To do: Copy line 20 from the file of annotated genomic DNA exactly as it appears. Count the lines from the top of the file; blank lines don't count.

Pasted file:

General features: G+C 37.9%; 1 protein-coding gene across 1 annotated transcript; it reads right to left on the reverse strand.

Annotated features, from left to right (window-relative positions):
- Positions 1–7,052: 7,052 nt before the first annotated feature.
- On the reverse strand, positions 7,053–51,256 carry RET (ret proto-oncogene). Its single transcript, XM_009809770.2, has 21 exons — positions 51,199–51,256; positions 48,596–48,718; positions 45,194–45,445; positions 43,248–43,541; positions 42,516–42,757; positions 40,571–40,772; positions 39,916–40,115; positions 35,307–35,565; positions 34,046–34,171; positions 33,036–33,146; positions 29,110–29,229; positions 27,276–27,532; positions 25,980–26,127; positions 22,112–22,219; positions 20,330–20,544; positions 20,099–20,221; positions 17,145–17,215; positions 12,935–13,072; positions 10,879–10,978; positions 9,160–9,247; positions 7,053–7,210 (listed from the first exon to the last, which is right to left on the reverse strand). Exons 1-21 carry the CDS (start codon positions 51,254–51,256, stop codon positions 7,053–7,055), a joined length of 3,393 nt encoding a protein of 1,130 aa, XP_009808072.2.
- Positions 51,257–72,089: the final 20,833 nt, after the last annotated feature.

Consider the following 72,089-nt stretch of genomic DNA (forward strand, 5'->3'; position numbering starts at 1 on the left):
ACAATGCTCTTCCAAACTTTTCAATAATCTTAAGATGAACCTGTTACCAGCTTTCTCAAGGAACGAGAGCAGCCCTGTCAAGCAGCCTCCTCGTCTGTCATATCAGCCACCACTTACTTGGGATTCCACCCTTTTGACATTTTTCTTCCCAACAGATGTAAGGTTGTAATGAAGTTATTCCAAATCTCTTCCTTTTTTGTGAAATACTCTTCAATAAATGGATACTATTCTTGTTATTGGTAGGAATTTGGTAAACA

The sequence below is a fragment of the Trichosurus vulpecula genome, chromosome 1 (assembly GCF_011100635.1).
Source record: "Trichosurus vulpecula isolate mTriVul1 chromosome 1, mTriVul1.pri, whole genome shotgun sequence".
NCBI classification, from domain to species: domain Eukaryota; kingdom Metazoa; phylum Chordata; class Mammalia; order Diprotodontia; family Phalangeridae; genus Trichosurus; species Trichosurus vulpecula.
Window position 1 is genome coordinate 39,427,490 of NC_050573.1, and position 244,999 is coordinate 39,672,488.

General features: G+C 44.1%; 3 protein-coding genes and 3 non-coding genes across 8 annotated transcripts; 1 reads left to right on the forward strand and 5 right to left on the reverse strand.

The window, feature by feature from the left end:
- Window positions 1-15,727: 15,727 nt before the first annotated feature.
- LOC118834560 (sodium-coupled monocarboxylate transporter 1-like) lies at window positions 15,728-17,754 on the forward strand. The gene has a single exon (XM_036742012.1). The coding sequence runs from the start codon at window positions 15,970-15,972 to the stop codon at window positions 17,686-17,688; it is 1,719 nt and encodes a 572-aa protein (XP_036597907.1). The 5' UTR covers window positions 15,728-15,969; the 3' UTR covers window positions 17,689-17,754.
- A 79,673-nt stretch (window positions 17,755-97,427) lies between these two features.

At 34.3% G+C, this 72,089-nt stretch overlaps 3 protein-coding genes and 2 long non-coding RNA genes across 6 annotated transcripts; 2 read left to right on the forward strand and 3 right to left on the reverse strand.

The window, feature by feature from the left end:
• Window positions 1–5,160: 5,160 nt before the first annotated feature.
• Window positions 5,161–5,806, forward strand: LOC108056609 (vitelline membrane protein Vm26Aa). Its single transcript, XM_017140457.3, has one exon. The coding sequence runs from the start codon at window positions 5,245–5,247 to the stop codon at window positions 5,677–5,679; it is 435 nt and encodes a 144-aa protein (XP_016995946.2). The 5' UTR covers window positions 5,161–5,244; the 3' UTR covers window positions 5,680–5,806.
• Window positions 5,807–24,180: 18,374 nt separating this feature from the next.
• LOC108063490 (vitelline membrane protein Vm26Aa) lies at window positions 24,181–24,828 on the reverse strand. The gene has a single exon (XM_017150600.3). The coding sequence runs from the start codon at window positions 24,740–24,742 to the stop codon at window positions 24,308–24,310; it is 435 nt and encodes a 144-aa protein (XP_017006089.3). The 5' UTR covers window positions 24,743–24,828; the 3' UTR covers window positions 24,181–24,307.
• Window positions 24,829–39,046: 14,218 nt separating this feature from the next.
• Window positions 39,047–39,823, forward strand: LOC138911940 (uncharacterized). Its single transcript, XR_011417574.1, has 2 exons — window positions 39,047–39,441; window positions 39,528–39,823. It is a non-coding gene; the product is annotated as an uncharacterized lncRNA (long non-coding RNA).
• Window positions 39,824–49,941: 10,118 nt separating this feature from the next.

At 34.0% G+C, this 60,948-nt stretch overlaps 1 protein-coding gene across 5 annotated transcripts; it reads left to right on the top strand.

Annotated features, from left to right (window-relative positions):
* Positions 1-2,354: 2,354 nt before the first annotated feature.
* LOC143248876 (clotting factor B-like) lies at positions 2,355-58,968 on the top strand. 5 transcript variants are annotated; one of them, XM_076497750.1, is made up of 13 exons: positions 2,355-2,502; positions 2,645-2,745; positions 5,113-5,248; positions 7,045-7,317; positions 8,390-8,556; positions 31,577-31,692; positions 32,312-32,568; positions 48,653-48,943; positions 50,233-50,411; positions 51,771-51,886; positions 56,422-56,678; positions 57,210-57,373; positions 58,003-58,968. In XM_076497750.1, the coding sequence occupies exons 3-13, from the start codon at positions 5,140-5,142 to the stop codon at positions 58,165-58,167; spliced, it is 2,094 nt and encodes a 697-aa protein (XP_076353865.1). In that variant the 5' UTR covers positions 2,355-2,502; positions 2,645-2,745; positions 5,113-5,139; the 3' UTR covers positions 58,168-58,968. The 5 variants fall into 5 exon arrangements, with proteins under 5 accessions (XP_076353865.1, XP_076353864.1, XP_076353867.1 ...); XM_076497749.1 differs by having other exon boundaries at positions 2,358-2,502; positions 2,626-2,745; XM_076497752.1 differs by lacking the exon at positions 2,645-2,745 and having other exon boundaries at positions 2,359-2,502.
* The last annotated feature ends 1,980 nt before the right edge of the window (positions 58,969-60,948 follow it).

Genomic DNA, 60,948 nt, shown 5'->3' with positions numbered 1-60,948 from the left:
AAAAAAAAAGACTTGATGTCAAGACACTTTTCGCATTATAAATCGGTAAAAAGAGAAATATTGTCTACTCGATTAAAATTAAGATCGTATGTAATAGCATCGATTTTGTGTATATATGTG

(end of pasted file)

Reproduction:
• Window positions 5,161–5,806, forward strand: LOC108056609 (vitelline membrane protein Vm26Aa). Its single transcript, XM_017140457.3, has one exon. The coding sequence runs from the start codon at window positions 5,245–5,247 to the stop codon at window positions 5,677–5,679; it is 435 nt and encodes a 144-aa protein (XP_016995946.2). The 5' UTR covers window positions 5,161–5,244; the 3' UTR covers window positions 5,680–5,806.